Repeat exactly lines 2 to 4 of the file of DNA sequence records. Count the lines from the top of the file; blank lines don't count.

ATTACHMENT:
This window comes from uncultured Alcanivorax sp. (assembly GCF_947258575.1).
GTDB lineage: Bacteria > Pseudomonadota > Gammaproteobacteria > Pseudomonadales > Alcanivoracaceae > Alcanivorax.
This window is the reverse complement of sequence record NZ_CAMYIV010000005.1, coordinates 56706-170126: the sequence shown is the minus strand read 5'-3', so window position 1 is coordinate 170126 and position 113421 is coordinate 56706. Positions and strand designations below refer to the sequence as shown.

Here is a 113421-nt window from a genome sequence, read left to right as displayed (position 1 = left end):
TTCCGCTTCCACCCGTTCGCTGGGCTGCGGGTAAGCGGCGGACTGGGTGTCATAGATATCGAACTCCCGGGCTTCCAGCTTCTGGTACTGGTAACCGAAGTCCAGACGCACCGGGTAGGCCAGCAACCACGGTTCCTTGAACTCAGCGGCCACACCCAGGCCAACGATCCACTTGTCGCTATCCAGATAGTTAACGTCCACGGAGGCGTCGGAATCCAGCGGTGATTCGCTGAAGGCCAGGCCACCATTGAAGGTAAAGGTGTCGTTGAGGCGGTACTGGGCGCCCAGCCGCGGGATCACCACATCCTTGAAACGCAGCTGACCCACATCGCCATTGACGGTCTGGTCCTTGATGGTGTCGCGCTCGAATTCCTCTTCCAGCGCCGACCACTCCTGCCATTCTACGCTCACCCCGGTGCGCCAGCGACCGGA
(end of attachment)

GTDB lineage: Bacteria > Pseudomonadota > Gammaproteobacteria > Pseudomonadales > Alcanivoracaceae > Alcanivorax.
This window is the reverse complement of sequence record NZ_CAMYIV010000005.1, coordinates 56706-170126: the sequence shown is the minus strand read 5'-3', so window position 1 is coordinate 170126 and position 113421 is coordinate 56706. Positions and strand designations below refer to the sequence as shown.

Here is a 113421-nt window from a genome sequence, read left to right as displayed (position 1 = left end):